Excerpt of catalog essay from Joan Mitchell Foundation 2002-2003 MFA Grant Recipients, 2004

The Cue Art Foundation is pleased to once again offer our exhibition space to the Joan
Mitchell Foundation. This exhibition honors the artists (recent graduates from MFA programs)
who were awarded grants from the Joan Mitchell Foundation 2002 and 2003. I feel it is my
obligation to remind all who read this that one artist, Joan Mitchell, had the generosity and
foresight to establish a foundation that serves dozens of artists and educational institutions
each year and will likely continue to do so in perpetuity. In tandem with her tremendous gifts
as a painter, Joan Mitchell has created a legacy that we celebrate with this exhibition of
twenty young artists.

This is not an exhibition that was organized around a theme or any other curatorial
consideration. These artists come from diverse backgrounds, attended a wide variety of MFA
programs from around the country and are gathered here only because they were deemed artists
of high quality and promise. That said, this snapshot of emerging artists, however arbitrary,
does present us with a rather clear glimpse into some central ideas and issues our culture
(and to a certain extent, world culture) will be addressing in the years to come. Some of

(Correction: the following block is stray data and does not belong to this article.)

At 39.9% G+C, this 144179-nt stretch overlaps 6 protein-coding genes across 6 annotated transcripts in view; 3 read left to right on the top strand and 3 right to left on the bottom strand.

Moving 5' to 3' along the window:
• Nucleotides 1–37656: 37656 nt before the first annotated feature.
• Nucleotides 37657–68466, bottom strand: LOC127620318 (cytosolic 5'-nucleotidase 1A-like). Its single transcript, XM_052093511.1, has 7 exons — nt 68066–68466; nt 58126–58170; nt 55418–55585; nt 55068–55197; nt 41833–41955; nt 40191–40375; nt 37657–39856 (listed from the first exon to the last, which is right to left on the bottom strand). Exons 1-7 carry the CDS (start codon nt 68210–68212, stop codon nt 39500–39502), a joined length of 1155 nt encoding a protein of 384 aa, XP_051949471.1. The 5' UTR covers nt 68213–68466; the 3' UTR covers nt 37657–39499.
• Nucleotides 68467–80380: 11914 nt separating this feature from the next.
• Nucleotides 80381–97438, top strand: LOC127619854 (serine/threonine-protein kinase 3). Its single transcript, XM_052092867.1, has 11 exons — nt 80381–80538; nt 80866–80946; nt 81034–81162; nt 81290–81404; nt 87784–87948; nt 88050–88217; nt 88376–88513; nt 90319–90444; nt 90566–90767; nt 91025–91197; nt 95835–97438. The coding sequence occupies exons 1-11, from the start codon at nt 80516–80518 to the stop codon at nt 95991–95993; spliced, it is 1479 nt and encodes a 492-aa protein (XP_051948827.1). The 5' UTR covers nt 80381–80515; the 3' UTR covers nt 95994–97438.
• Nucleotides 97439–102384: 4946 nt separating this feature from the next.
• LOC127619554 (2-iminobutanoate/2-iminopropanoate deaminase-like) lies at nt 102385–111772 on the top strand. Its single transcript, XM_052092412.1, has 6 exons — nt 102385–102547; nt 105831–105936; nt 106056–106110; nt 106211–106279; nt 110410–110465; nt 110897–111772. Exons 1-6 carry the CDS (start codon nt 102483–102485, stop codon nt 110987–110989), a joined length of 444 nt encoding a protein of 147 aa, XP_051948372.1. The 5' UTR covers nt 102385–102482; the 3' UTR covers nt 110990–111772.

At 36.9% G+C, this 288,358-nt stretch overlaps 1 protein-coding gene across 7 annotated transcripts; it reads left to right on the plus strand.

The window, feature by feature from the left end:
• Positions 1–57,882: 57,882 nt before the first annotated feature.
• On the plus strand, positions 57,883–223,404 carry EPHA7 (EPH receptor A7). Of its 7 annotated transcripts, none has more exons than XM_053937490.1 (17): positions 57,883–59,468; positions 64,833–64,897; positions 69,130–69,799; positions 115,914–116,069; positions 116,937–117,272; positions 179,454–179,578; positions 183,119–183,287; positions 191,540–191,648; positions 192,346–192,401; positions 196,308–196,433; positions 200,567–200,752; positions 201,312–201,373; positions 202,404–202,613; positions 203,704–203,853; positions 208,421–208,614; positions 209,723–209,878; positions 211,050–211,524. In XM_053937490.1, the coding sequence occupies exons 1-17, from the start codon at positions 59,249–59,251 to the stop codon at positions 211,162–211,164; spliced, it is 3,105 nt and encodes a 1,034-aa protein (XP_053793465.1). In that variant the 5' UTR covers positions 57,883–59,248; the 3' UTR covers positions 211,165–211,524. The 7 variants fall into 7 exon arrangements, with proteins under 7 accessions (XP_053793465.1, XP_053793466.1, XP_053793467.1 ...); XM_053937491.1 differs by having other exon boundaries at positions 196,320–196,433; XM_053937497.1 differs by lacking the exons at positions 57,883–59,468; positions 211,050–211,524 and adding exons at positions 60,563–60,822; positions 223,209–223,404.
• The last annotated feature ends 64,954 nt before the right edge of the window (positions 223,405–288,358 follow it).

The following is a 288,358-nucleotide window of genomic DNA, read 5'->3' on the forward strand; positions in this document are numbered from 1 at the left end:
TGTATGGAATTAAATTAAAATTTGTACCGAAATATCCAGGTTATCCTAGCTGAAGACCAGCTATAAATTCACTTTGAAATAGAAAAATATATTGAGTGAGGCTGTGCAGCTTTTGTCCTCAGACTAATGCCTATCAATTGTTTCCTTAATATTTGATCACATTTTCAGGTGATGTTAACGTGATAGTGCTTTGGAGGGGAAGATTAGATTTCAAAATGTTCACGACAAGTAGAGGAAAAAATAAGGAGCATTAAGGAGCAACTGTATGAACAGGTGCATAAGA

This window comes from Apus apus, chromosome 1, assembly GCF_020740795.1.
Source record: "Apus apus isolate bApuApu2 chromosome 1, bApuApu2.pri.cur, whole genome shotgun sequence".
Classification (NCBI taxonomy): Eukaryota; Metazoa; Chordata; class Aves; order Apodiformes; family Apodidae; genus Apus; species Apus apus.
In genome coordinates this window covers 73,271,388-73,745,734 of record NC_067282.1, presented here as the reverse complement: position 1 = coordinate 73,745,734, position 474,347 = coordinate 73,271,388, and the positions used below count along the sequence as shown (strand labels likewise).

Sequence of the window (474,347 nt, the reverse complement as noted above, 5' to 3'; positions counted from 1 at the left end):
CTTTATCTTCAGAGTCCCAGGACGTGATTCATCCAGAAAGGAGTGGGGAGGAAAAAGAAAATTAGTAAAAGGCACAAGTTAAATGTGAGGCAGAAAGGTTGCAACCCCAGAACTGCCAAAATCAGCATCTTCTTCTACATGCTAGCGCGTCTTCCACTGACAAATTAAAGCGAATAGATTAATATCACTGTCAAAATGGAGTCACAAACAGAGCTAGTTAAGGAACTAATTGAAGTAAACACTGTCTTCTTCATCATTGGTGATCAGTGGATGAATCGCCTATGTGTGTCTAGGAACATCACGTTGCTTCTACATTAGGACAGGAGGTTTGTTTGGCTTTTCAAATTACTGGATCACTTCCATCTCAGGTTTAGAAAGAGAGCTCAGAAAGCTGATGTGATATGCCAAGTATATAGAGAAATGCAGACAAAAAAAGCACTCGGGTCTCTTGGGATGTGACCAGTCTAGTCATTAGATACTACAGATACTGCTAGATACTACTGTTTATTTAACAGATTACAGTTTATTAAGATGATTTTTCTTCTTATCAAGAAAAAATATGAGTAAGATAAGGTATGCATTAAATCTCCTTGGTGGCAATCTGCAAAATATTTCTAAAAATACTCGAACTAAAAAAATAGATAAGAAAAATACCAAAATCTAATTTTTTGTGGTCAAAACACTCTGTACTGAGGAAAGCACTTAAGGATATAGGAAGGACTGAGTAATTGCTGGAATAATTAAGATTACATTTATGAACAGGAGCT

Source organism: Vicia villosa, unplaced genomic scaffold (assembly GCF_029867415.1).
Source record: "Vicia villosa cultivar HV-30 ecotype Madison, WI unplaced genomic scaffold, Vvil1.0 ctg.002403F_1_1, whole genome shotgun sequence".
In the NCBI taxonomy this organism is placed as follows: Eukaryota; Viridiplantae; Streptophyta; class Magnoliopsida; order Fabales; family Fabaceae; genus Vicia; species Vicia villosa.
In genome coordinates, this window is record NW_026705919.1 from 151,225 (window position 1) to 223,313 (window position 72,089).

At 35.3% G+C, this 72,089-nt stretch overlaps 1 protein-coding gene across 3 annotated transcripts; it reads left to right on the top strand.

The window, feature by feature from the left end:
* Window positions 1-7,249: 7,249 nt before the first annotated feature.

these issues are formal and live primarily in the realm of art while many others extend well
beyond the art world into social and political arenas. In particular, many of the artists
here seem preoccupied with understanding the individual in the context of the group, the
mechanics of the private space operating within the context of the public space. Using that
thematic rubric I would like to say a few words about each artist in this exhibition.

[...] Also outside looking in is Maria Park. Hers is a world of speed and digitized experience.
The urban space, transportation and nature are conflated into one continuum- a single world
with few particulars other than the numbing rush of movement. As Park puts it, we live in a
world in which "fully simulated and automated environments are preserved and vacuum-packed
into tiny capsules." We love the rush and the angular beauty of the world she references yet
we know the experience is not authentic. It may well be however, the best we can do.

Gregory Amenoff